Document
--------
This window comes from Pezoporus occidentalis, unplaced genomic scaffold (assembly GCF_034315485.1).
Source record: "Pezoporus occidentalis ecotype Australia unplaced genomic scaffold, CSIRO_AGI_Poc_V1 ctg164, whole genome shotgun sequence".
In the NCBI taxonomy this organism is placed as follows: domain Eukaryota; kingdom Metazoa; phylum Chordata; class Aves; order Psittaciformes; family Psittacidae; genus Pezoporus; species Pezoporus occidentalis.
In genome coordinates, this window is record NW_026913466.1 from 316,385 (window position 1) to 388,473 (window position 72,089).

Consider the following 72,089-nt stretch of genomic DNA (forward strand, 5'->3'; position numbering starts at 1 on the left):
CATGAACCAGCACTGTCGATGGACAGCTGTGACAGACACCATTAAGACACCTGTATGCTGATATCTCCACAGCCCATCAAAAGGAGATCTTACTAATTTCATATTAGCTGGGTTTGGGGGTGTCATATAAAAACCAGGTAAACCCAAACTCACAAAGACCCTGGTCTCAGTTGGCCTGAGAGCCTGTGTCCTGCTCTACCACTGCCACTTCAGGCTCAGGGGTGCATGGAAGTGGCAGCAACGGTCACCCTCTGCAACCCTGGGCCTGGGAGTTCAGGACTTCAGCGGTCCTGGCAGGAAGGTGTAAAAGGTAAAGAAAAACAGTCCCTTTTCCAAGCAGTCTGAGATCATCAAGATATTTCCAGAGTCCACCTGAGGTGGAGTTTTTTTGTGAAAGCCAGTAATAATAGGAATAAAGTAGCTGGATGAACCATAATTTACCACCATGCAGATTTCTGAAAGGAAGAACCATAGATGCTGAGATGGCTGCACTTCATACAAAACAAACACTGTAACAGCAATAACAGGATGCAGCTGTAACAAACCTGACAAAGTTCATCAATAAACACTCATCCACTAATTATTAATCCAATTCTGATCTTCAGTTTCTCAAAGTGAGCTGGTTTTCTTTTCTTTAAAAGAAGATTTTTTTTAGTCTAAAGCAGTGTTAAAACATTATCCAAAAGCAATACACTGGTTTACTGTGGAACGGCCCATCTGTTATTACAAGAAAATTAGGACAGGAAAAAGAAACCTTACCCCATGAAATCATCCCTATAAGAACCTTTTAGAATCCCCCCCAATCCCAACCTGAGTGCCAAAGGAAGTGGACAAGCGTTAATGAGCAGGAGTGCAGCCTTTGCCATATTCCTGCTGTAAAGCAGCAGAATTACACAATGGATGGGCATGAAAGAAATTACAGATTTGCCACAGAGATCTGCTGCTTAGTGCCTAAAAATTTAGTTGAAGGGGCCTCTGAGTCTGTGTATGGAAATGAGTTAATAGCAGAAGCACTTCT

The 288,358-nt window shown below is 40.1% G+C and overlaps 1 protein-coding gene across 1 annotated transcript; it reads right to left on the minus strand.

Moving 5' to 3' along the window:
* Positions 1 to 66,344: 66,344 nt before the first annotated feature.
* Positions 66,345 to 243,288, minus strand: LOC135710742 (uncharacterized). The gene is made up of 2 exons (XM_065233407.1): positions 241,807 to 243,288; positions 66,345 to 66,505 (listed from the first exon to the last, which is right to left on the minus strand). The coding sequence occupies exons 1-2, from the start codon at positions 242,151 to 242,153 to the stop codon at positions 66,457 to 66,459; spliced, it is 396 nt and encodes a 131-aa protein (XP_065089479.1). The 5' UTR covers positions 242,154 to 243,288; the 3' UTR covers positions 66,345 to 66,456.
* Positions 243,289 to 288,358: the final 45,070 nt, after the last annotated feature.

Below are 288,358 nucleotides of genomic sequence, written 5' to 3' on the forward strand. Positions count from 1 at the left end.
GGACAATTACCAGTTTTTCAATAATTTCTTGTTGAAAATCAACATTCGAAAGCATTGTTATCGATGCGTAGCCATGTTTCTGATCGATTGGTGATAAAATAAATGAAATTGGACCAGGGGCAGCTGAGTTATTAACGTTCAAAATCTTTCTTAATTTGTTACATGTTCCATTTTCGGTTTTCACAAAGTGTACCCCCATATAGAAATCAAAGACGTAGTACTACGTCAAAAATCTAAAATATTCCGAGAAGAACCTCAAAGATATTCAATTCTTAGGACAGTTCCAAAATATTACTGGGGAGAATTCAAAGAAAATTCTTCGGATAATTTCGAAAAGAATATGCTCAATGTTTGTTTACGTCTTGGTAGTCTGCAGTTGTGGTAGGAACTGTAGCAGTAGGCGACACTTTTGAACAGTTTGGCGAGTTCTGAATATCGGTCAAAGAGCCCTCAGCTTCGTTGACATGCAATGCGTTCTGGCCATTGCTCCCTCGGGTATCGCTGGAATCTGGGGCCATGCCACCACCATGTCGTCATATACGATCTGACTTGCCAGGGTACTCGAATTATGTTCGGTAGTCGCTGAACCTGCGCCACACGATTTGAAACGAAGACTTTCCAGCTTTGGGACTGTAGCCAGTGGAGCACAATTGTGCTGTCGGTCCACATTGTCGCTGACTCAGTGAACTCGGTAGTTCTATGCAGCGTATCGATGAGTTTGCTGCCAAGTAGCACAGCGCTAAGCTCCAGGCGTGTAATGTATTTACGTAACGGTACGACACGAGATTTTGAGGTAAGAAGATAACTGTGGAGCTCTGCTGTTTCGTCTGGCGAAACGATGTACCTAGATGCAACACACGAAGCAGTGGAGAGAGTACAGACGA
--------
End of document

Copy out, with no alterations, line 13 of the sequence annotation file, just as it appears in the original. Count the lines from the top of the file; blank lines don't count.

GGACAATTACCAGTTTTTCAATAATTTCTTGTTGAAAATCAACATTCGAAAGCATTGTTATCGATGCGTAGCCATGTTTCTGATCGATTGGTGATAAAATAAATGAAATTGGACCAGGGGCAGCTGAGTTATTAACGTTCAAAATCTTTCTTAATTTGTTACATGTTCCATTTTCGGTTTTCACAAAGTGTACCCCCATATAGAAATCAAAGACGTAGTACTACGTCAAAAATCTAAAATATTCCGAGAAGAACCTCAAAGATATTCAATTCTTAGGACAGTTCCAAAATATTACTGGGGAGAATTCAAAGAAAATTCTTCGGATAATTTCGAAAAGAATATGCTCAATGTTTGTTTACGTCTTGGTAGTCTGCAGTTGTGGTAGGAACTGTAGCAGTAGGCGACACTTTTGAACAGTTTGGCGAGTTCTGAATATCGGTCAAAGAGCCCTCAGCTTCGTTGACATGCAATGCGTTCTGGCCATTGCTCCCTCGGGTATCGCTGGAATCTGGGGCCATGCCACCACCATGTCGTCATATACGATCTGACTTGCCAGGGTACTCGAATTATGTTCGGTAGTCGCTGAACCTGCGCCACACGATTTGAAACGAAGACTTTCCAGCTTTGGGACTGTAGCCAGTGGAGCACAATTGTGCTGTCGGTCCACATTGTCGCTGACTCAGTGAACTCGGTAGTTCTATGCAGCGTATCGATGAGTTTGCTGCCAAGTAGCACAGCGCTAAGCTCCAGGCGTGTAATGTATTTACGTAACGGTACGACACGAGATTTTGAGGTAAGAAGATAACTGTGGAGCTCTGCTGTTTCGTCTGGCGAAACGATGTACCTAGATGCAACACACGAAGCAGTGGAGAGAGTACAGACGA